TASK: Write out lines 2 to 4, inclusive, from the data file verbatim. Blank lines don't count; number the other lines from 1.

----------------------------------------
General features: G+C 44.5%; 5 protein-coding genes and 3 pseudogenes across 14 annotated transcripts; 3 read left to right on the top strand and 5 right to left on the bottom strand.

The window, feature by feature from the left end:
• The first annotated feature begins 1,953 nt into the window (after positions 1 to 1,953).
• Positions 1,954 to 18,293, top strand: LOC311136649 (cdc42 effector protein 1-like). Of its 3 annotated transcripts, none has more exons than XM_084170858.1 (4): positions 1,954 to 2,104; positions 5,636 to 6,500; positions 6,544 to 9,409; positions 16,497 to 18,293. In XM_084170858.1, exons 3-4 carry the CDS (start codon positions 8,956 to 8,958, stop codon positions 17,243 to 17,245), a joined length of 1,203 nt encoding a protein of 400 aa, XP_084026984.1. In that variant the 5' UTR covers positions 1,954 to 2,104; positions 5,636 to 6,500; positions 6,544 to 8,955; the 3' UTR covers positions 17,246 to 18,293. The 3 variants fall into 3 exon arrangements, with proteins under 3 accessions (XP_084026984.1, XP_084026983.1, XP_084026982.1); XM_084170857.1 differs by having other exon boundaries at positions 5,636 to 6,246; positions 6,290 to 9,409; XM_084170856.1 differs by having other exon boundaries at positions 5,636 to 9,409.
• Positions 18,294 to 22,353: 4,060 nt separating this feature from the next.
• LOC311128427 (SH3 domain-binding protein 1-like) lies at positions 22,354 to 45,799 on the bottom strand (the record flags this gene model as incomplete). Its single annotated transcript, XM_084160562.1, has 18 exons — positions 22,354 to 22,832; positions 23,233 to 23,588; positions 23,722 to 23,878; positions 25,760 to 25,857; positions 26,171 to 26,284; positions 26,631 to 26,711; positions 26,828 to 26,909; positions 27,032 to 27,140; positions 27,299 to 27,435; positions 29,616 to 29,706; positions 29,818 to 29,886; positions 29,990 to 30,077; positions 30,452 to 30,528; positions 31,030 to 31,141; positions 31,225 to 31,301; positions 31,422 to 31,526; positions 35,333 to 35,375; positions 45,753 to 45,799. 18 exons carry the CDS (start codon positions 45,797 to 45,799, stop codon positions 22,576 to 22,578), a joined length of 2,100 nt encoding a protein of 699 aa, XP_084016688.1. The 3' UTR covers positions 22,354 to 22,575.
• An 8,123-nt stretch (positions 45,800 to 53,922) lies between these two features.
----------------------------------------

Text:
The window, feature by feature from the left end:
• The first annotated feature begins 1,953 nt into the window (after positions 1 to 1,953).
• Positions 1,954 to 18,293, top strand: LOC311136649 (cdc42 effector protein 1-like). Of its 3 annotated transcripts, none has more exons than XM_084170858.1 (4): positions 1,954 to 2,104; positions 5,636 to 6,500; positions 6,544 to 9,409; positions 16,497 to 18,293. In XM_084170858.1, exons 3-4 carry the CDS (start codon positions 8,956 to 8,958, stop codon positions 17,243 to 17,245), a joined length of 1,203 nt encoding a protein of 400 aa, XP_084026984.1. In that variant the 5' UTR covers positions 1,954 to 2,104; positions 5,636 to 6,500; positions 6,544 to 8,955; the 3' UTR covers positions 17,246 to 18,293. The 3 variants fall into 3 exon arrangements, with proteins under 3 accessions (XP_084026984.1, XP_084026983.1, XP_084026982.1); XM_084170857.1 differs by having other exon boundaries at positions 5,636 to 6,246; positions 6,290 to 9,409; XM_084170856.1 differs by having other exon boundaries at positions 5,636 to 9,409.